• Baker M, Mackenzie IR, Pickering-Brown SM, Gass J, Rademakers R, Lindholm C, Snowden J, Adamson J, Sadovnick AD, Rollinson S, Cannon A, Dwosh E, Neary D, Melquist S, Richardson A, Dickson D, Berger Z, Eriksen J, Robinson T, Zehr C, Dickey CA, Crook R, McGowan E, Mann D, Boeve B, Feldman H, Hutton M. Mutations in progranulin cause tau-negative frontotemporal dementia linked to chromosome 17. Nature. 2006 Aug 24;442(7105):916-9. Epub 2006 Jul 16. (http://www.ncbi.nlm.nih.gov/pubmed/16862116?dopt=Abstract)
  • Bateman A, Bennett HP. The granulin gene family: from cancer to dementia. Bioessays. 2009 Nov;31(11):1245-54. doi: 10.1002/bies.200900086. Review. (http://www.ncbi.nlm.nih.gov/pubmed/19795409?dopt=Abstract)
  • Cruts M, Gijselinck I, van der Zee J, Engelborghs S, Wils H, Pirici D, Rademakers R, Vandenberghe R, Dermaut B, Martin JJ, van Duijn C, Peeters K, Sciot R, Santens P, De Pooter T, Mattheijssens M, Van den Broeck M, Cuijt I, Vennekens K, De Deyn PP, Kumar-Singh S, Van Broeckhoven C. Null mutations in progranulin cause ubiquitin-positive frontotemporal dementia linked to chromosome 17q21. Nature. 2006 Aug 24;442(7105):920-4. Epub 2006 Jul 16. (http://www.ncbi.nlm.nih.gov/pubmed/16862115?dopt=Abstract)
  • Cruts M, Van Broeckhoven C. Loss of progranulin function in frontotemporal lobar degeneration. Trends Genet. 2008 Apr;24(4):186-94. doi: 10.1016/j.tig.2008.01.004. Epub 2008 Mar 6. Review. (http://www.ncbi.nlm.nih.gov/pubmed/18328591?dopt=Abstract)
  • Eriksen JL, Mackenzie IR. Progranulin: normal function and role in neurodegeneration. J Neurochem. 2008 Jan;104(2):287-97. Epub 2007 Oct 22. Review. (http://www.ncbi.nlm.nih.gov/pubmed/17953663?dopt=Abstract)
  • Gass J, Cannon A, Mackenzie IR, Boeve B, Baker M, Adamson J, Crook R, Melquist S, Kuntz K, Petersen R, Josephs K, Pickering-Brown SM, Graff-Radford N, Uitti R, Dickson D, Wszolek Z, Gonzalez J, Beach TG, Bigio E, Johnson N, Weintraub S, Mesulam M, White CL 3rd, Woodruff B, Caselli R, Hsiung GY, Feldman H, Knopman D, Hutton M, Rademakers R. Mutations in progranulin are a major cause of ubiquitin-positive frontotemporal lobar degeneration. Hum Mol Genet. 2006 Oct 15;15(20):2988-3001. Epub 2006 Sep 1. (http://www.ncbi.nlm.nih.gov/pubmed/16950801?dopt=Abstract)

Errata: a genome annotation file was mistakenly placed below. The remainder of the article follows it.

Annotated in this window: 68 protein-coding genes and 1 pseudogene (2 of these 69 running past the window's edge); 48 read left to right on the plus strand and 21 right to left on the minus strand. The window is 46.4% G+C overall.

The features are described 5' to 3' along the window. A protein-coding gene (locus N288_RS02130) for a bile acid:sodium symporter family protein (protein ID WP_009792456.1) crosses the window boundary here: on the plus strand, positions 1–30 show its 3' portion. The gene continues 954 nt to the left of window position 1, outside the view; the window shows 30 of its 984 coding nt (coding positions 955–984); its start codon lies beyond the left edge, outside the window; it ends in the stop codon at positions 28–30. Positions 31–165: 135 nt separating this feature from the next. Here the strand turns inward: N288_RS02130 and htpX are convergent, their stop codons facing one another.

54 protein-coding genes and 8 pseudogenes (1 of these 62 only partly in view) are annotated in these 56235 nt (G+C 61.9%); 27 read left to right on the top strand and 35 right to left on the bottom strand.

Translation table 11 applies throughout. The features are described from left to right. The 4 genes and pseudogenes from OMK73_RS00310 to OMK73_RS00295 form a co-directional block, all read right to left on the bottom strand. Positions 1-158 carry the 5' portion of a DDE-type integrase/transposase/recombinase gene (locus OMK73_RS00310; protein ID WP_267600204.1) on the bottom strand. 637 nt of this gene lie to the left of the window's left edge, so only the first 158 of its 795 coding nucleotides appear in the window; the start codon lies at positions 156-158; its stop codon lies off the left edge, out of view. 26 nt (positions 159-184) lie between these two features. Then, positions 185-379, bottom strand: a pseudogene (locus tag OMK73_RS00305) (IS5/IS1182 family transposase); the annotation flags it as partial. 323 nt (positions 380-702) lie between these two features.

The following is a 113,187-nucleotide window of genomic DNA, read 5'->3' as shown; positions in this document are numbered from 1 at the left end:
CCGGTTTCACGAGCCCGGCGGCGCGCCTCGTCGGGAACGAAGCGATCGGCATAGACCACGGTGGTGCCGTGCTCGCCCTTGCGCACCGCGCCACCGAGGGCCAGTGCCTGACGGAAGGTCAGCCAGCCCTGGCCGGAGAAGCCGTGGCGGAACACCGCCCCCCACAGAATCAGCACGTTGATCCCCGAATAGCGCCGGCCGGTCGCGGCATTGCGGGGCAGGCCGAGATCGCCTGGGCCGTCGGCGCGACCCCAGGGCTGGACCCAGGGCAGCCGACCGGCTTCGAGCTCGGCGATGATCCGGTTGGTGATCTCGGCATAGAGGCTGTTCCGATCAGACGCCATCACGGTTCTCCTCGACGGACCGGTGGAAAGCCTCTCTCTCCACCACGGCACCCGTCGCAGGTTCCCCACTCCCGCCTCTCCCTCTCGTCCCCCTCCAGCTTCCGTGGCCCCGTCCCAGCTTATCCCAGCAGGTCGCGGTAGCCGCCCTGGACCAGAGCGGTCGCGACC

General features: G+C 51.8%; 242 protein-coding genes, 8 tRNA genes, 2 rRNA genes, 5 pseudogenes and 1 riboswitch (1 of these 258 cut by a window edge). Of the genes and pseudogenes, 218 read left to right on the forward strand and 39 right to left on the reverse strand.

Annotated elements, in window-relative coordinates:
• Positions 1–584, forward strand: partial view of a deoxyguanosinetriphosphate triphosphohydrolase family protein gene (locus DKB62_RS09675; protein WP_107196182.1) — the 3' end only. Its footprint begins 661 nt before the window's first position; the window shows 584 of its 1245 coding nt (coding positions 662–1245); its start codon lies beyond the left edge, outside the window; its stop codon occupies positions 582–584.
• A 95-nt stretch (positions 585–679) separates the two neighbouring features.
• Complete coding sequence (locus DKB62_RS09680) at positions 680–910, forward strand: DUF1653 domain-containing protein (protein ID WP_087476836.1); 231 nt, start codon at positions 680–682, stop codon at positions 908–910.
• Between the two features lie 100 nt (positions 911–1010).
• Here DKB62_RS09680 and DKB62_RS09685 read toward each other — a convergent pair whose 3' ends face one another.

• Le Ber I, van der Zee J, Hannequin D, Gijselinck I, Campion D, Puel M, Laquerrière A, De Pooter T, Camuzat A, Van den Broeck M, Dubois B, Sellal F, Lacomblez L, Vercelletto M, Thomas-Antérion C, Michel BF, Golfier V, Didic M, Salachas F, Duyckaerts C, Cruts M, Verpillat P, Van Broeckhoven C, Brice A; French Research Network on FTD/FTD-MND. Progranulin null mutations in both sporadic and familial frontotemporal dementia. Hum Mutat. 2007 Sep;28(9):846-55. (http://www.ncbi.nlm.nih.gov/pubmed/17436289?dopt=Abstract)
  • NCBI Gene (http://www.ncbi.nlm.nih.gov/gene/2896)
  • Rademakers R, Baker M, Gass J, Adamson J, Huey ED, Momeni P, Spina S, Coppola G, Karydas AM, Stewart H, Johnson N, Hsiung GY, Kelley B, Kuntz K, Steinbart E, Wood EM, Yu CE, Josephs K, Sorenson E, Womack KB, Weintraub S, Pickering-Brown SM, Schofield PR, Brooks WS, Van Deerlin VM, Snowden J, Clark CM, Kertesz A, Boylan K, Ghetti B, Neary D, Schellenberg GD, Beach TG, Mesulam M, Mann D, Grafman J, Mackenzie IR, Feldman H, Bird T, Petersen R, Knopman D, Boeve B, Geschwind DH, Miller B, Wszolek Z, Lippa C, Bigio EH, Dickson D, Graff-Radford N, Hutton M. Phenotypic variability associated with progranulin haploinsufficiency in patients with the common 1477C-->T (Arg493X) mutation: an international initiative. Lancet Neurol. 2007 Oct;6(10):857-68. Erratum in: Lancet Neurol. 2007 Dec;6(12):1037. (http://www.ncbi.nlm.nih.gov/pubmed/17826340?dopt=Abstract)
  • Yu CE, Bird TD, Bekris LM, Montine TJ, Leverenz JB, Steinbart E, Galloway NM, Feldman H, Woltjer R, Miller CA, Wood EM, Grossman M, McCluskey L, Clark CM, Neumann M, Danek A, Galasko DR, Arnold SE, Chen-Plotkin A, Karydas A, Miller BL, Trojanowski JQ, Lee VM, Schellenberg GD, Van Deerlin VM. The spectrum of mutations in progranulin: a collaborative study screening 545 cases of neurodegeneration. Arch Neurol. 2010 Feb;67(2):161-70. doi: 10.1001/archneurol.2009.328. (http://www.ncbi.nlm.nih.gov/pubmed/20142524?dopt=Abstract)

 

The resources on this site should not be used as a substitute for professional medical care or advice. Users seeking information about a personal genetic disease, syndrome, or condition should consult with a qualified healthcare professional. See How can I find a genetics professional in my area? (http://ghr.nlm.nih.gov/handbook/consult/findingprofessional) in the Handbook.

 
Reviewed: September 2010
Published: July 21, 2014